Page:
Monday, May 5, 2008

Cinco de Mayday.

Cinco de Mayo images from 2006:

From my fictional novel A Western Capitol Hill:

Straw cowboy hats stand out on the men, the Mexican nationals, in attendance. A reminder that the word “buckaroo” comes from the Spanish word, vaquero.

Corporate banners abound. One booth tries to entice people into purchasing long-distance phone plans. Another seeks customers for a bottled-water service. Military recruiters hand out pencils that say “Yo Soy El Army” on them.

As the smoke from a grill wafts over them, people stand in line for authentic Mexican tacos: pork or chicken on lightly fried, soft corn tortillas, garnished with a cilantro-onion mix, different salsas, limes, and radishes.

“I thought you were going to get a torta,” says a disappointed man, Hispanic himself, as his wife returns to the shady grass area in front of the City and County Building with a turkey leg. Their kids drift back, as well: one has a slice of pizza in a cardboard box; the other, a German bratwurst. The father shakes his head again in disgust.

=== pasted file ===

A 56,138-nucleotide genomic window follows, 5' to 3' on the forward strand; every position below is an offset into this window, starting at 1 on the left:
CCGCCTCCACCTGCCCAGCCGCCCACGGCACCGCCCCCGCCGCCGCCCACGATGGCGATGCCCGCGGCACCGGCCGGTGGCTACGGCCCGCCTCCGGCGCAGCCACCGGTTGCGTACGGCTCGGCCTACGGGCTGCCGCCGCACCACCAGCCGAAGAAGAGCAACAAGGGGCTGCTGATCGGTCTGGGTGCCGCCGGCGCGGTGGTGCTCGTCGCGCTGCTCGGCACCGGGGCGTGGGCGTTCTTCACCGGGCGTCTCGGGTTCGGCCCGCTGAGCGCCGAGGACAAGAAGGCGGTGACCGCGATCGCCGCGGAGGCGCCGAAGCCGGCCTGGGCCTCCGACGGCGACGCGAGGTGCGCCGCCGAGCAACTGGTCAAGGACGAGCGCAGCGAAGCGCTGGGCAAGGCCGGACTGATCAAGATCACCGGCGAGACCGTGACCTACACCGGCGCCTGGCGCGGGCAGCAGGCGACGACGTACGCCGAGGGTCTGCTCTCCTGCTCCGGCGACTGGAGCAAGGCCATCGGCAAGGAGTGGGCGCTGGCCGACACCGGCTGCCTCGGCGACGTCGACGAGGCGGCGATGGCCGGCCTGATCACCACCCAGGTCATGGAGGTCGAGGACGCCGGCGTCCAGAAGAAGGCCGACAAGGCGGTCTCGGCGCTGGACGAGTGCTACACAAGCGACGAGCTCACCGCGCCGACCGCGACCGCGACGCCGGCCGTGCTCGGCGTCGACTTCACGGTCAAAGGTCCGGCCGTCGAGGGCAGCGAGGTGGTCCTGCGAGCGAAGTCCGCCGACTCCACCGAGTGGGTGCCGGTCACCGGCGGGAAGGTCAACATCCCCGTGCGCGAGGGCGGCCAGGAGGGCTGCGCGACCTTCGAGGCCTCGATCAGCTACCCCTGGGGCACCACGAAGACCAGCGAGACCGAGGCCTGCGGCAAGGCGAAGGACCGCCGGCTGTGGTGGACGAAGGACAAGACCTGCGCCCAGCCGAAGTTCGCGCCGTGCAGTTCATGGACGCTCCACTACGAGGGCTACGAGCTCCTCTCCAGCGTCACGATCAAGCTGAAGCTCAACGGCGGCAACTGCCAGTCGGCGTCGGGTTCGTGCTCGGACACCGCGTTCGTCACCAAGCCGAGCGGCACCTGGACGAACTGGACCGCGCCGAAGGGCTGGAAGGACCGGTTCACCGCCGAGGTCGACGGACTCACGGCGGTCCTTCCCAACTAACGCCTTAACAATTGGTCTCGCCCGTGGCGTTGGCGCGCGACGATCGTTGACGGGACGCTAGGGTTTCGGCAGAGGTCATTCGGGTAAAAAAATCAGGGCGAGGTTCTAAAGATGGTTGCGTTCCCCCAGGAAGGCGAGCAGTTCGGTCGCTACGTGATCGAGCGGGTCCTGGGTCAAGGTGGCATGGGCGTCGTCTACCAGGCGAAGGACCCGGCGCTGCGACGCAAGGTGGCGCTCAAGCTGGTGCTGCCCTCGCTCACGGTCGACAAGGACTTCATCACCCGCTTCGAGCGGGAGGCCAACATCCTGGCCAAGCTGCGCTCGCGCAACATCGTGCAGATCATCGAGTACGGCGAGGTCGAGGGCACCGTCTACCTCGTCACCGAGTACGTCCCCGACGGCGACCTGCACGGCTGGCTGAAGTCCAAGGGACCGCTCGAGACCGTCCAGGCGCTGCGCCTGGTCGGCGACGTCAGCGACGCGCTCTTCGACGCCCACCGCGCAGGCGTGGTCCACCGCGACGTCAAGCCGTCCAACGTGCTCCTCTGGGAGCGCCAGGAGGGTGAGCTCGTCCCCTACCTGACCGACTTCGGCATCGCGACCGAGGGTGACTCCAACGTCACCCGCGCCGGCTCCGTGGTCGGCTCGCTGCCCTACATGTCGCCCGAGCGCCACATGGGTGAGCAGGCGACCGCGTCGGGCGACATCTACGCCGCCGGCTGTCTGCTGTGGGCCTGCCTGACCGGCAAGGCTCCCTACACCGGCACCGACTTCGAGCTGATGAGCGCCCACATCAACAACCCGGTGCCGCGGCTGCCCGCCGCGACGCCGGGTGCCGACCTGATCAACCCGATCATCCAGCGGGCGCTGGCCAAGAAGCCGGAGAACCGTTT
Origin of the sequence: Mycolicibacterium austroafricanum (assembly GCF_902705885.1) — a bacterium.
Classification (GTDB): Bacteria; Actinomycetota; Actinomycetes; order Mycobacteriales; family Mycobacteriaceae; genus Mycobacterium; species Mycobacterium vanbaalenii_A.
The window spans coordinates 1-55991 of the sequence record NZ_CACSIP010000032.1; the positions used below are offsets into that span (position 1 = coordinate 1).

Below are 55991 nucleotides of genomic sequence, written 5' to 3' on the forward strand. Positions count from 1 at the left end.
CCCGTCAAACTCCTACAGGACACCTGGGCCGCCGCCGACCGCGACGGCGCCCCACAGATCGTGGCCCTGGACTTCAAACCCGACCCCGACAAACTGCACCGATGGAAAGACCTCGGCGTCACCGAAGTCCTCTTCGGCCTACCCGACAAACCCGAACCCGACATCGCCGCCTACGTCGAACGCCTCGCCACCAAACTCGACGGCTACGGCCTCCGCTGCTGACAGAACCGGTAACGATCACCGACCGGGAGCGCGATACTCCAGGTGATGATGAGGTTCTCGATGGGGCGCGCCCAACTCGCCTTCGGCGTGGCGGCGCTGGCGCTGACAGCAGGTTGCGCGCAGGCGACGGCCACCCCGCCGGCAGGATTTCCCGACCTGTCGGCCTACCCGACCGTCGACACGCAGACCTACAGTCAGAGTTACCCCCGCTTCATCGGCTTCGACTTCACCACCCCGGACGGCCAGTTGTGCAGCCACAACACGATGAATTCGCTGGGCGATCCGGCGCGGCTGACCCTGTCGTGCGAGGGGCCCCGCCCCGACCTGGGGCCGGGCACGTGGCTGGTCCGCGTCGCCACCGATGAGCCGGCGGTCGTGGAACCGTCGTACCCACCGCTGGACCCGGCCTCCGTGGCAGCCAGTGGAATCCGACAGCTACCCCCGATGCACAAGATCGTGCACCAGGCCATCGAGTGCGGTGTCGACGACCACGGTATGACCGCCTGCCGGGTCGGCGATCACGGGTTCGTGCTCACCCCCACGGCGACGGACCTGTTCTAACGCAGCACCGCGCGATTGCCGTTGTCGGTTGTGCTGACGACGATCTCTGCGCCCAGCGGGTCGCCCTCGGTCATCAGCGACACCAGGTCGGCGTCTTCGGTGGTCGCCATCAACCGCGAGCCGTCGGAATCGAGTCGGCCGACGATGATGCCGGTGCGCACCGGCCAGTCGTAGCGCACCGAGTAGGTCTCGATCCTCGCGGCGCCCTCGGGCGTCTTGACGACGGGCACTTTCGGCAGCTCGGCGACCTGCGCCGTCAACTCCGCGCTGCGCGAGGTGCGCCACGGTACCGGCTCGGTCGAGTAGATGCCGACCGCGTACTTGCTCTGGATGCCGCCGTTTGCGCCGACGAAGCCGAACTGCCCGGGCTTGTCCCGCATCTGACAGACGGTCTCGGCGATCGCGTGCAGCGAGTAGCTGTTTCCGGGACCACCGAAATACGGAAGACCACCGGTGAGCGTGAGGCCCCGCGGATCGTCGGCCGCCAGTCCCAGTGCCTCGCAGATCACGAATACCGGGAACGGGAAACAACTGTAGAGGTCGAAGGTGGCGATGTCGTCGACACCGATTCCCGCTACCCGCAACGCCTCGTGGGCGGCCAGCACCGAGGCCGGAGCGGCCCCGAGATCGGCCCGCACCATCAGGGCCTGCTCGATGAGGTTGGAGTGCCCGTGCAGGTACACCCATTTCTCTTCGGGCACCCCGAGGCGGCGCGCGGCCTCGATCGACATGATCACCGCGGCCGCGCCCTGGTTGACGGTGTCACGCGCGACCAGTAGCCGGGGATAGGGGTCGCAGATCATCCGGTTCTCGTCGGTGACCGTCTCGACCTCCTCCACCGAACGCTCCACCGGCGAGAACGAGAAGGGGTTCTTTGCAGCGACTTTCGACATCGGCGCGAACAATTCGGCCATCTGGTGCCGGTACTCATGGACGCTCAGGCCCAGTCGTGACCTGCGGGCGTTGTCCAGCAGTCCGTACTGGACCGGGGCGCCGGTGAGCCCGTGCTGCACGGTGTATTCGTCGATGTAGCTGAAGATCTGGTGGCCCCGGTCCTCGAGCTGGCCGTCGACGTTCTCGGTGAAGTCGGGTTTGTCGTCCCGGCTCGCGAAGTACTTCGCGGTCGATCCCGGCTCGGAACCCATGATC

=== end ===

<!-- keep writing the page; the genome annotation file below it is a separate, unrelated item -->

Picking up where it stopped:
A mariachi band with Mohawk haircuts blares away on their trumpets, guitars and a bajo sexto.

After the next act takes the stage, the oom-pa-pa of a tuba booms like the bass in rap music. One fan of narcocorrido music in the audience tips his hat to the musicians: a baseball cap with a patch on the front depicting a parrot, a goat, and a rooster; “My three animals,” it says in Spanish—alluding to cocaine, heroin, and marijuana. He taps his snakeskin cowboy boot along to the music. The lyrics concern a smuggling run that went wrong, so someone had to die.

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